The current settlement speed of the public blockchain infrastructure on which most stablecoins are built surpasses that of most traditional ACH and wire transfer payment methods. However, public blockchains do not yet rival the transactional throughput volume and proven stability of established payment and credit card networks. This point is changing rapidly with advances in this regard being measured in months, not years.
- Regulators are paying close attention.
Understandably, the risks posed by underregulated financial markets are a key focus for regulatory authorities. Regulators have acknowledged the financial innovation and opportunities stablecoin technologies create and are working to build policy within existing regulatory regimes.
Facts and circumstances surrounding any particular stablecoin determine which regulatory body has authority. For example, stablecoins backed by securities, rather than cash deposits, may be deemed securities themselves and, therefore, under the purview of the SEC. Organizations deemed money service businesses (MSB) must register with the Financial Crimes Enforcement Network (FinCEN). Money transmitters under various state laws must comply with the requirements of each state in which they operate. The myriad state requirements and general regulatory uncertainty have encouraged some stablecoin issuers to seek bank and bank-like charters to help ensure their activities are compliant and take advantage of more fluid interstate commerce.
The regulatory landscape regarding stablecoins also includes discussions of central bank digital currencies (CBDC). A CBDC is fiat currency issued directly by a central bank to a digital wallet. The Federal Reserve is currently researching the notion of a U.S. dollar CBDC but has made no public statement as to the likelihood of adoption. More than a dozen other countries are in various stages of CBDC research and development. China and Sweden are among the nations currently piloting CBDCs.
Since stablecoins can be accessed on public blockchains across the globe, international efforts are underway to ensure standards and risk mitigation efforts are consistently applied. For example, in October 20204, the Financial Stability Board (FSB) published a list of high-level recommendations for regulation, supervision, and oversight of global stablecoin arrangements. A progress report related to these recommendations was published in October 2021.5 Further, G7 finance ministers and central bank governors recently released a statement on CBDCs and digital payments pledging continued cooperation to ensure stablecoin innovations meet shared policy objectives.6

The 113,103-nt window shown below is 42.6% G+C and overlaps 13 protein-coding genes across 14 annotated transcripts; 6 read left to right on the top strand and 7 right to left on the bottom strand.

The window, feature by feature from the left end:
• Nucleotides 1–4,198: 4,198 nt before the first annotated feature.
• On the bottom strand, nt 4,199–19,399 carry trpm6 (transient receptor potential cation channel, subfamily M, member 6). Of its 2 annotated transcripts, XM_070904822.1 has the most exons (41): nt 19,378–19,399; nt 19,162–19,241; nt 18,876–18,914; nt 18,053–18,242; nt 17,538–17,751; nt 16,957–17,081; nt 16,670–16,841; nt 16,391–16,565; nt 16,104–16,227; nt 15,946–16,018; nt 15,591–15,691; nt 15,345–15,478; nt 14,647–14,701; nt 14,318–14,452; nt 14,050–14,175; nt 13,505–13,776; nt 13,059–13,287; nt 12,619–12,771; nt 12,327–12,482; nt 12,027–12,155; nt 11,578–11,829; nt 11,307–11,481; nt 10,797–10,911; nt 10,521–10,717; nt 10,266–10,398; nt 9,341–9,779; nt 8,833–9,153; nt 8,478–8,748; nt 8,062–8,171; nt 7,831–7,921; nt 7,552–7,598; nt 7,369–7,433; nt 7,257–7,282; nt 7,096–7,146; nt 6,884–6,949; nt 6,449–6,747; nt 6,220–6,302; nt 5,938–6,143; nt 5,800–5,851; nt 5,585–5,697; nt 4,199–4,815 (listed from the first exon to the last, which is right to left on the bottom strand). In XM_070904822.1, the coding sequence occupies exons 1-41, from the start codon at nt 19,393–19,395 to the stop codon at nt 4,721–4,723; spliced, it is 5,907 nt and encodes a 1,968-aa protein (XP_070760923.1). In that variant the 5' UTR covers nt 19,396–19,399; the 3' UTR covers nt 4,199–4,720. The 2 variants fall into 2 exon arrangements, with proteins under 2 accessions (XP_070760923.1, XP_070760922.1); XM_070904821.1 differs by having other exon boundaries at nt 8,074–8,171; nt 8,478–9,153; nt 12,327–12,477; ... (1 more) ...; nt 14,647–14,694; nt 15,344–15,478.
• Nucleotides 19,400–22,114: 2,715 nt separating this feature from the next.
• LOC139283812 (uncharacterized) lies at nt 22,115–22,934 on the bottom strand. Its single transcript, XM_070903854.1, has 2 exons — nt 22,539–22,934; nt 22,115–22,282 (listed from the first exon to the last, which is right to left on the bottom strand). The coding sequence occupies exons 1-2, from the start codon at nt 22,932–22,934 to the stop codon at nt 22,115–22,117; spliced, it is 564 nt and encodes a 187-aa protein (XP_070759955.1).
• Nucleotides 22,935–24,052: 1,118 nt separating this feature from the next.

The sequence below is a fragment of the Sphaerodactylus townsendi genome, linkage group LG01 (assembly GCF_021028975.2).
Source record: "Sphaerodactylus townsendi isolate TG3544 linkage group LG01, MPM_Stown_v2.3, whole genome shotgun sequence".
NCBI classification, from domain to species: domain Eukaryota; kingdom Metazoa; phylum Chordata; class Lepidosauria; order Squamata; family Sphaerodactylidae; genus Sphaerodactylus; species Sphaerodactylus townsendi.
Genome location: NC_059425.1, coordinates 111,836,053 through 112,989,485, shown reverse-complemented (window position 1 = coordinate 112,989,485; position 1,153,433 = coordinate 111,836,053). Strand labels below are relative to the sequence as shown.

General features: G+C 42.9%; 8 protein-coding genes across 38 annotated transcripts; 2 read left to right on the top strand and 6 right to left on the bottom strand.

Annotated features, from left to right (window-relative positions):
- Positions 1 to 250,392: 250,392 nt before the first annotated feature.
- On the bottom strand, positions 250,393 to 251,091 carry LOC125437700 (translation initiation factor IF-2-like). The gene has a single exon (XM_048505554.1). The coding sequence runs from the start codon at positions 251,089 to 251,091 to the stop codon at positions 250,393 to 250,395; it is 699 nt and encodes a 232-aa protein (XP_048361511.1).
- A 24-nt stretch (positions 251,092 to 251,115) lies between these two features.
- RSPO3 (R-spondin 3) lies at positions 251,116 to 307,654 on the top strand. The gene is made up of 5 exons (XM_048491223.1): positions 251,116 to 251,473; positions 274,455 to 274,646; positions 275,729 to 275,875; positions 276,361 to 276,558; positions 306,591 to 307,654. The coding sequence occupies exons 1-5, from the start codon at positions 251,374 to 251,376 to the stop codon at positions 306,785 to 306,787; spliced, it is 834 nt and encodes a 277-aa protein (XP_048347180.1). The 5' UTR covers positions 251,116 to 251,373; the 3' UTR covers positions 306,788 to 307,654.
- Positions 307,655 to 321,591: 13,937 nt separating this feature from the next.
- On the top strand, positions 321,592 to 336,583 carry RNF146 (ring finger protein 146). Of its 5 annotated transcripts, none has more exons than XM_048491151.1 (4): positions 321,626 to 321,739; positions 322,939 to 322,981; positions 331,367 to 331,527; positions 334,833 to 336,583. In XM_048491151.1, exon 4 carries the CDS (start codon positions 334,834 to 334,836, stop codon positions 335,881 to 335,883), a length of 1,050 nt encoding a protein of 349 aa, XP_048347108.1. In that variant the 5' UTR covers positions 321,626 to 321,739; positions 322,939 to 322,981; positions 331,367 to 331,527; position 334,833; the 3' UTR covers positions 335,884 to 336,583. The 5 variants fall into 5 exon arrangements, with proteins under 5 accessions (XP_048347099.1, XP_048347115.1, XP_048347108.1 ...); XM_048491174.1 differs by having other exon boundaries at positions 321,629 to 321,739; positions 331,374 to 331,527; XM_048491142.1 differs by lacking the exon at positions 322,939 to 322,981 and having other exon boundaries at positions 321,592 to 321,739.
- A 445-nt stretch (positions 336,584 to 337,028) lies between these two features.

In the U.S., the President’s Working Group on Financial Markets (PWG) recently issued a report7 discussing the potential benefits and risks of stablecoins, the current U.S. regulatory framework, and the development of recommendations for addressing any regulatory gaps. U.S. prudential regulators have also signaled their intent to issue further clarifying guidance related to stablecoins and digital assets over the next year.
Regardless of the ultimate form stablecoins take or the legal/regulatory regimes they operate under, financial institutions should consider stablecoins’ rising effects on the business of banking and their customers’ needs and expectations. Financial institutions are uniquely positioned to become (or partner with) financial innovators to usher in the use of this new technology, all while working with regulators to ensure the safety and soundness of our financial system.
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1 Stablecoins can take several forms, including those backed by nonfiat assets or uncollateralized algorithmic stablecoins, which stabilize value by systematically adjusting supply based on varying demand. For purposes of this discussion and example, we focus on redeemable stablecoins fully backed by fiat currency. ↩
2 Source: www.coinmarketcap.com. Includes fully and partially asset-backed stablecoins, as well as algorithmic stablecoins. ↩
3 Recently, certain states have filed cease and desist orders against nonbank companies offering interest-bearing deposit cryptocurrency and stablecoin deposit accounts—particularly when the deposits fund the nonbank companies’ lending activities. These states claim the practice violates securities laws and regulations. ↩
4 Regulation, Supervision and Oversight of “Global Stablecoin” Arrangements: Final Report and High-Level Recommendations ↩
5 Regulation, Supervision and Oversight of “Global Stablecoin” Arrangements: Progress Report on the implementation of the FSB High-Level Recommendations ↩
6 G7 Finance Ministers and Central Bank Governors’ Statement on Central Bank Digital Currencies (CBDCs) and Digital Payments – 13 October 2021 ↩
7 President’s Working Group’s Report on Stablecoins ↩